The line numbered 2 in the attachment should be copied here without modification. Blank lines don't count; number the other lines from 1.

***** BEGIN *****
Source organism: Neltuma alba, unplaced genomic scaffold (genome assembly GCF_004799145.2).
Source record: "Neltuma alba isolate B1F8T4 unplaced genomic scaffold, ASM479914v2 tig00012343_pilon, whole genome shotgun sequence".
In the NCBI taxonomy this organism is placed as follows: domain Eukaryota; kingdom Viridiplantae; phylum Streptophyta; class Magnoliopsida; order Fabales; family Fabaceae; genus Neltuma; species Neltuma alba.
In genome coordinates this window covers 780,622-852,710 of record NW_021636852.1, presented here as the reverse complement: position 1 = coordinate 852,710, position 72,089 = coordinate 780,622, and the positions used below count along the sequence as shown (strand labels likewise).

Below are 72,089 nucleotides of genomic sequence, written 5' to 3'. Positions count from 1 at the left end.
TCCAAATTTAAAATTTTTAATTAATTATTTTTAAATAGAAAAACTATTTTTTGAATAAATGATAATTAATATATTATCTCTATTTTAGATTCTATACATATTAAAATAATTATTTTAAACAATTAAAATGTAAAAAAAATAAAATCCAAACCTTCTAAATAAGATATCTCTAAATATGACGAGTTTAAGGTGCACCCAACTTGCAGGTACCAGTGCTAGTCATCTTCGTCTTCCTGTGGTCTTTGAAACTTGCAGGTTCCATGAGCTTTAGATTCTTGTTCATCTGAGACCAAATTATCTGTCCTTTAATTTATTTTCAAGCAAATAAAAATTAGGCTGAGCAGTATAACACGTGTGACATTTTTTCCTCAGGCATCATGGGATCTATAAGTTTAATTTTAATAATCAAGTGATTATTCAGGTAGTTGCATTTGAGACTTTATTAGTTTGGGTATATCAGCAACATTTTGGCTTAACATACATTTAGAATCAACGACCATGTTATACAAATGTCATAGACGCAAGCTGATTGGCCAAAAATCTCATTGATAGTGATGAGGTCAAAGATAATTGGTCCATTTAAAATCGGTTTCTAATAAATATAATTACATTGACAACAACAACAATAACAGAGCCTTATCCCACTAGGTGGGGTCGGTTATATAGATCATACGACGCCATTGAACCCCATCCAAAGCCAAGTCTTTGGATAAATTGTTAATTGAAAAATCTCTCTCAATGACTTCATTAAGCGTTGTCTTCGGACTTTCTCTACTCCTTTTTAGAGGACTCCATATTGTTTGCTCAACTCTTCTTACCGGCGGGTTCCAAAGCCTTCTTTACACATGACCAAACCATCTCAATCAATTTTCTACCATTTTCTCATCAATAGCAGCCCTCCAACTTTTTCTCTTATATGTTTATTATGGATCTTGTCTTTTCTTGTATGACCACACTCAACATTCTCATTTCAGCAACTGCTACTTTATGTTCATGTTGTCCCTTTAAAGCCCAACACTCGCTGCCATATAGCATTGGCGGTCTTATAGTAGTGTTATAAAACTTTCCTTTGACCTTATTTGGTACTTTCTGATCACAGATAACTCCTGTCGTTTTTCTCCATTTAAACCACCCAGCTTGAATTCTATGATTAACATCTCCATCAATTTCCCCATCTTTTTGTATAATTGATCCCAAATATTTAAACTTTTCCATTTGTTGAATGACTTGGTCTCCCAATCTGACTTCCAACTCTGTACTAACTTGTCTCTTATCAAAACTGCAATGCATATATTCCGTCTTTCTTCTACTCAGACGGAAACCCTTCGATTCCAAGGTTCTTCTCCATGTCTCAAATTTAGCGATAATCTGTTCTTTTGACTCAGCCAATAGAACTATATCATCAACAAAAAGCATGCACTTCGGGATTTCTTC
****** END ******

Source record: "Neltuma alba isolate B1F8T4 unplaced genomic scaffold, ASM479914v2 tig00012343_pilon, whole genome shotgun sequence".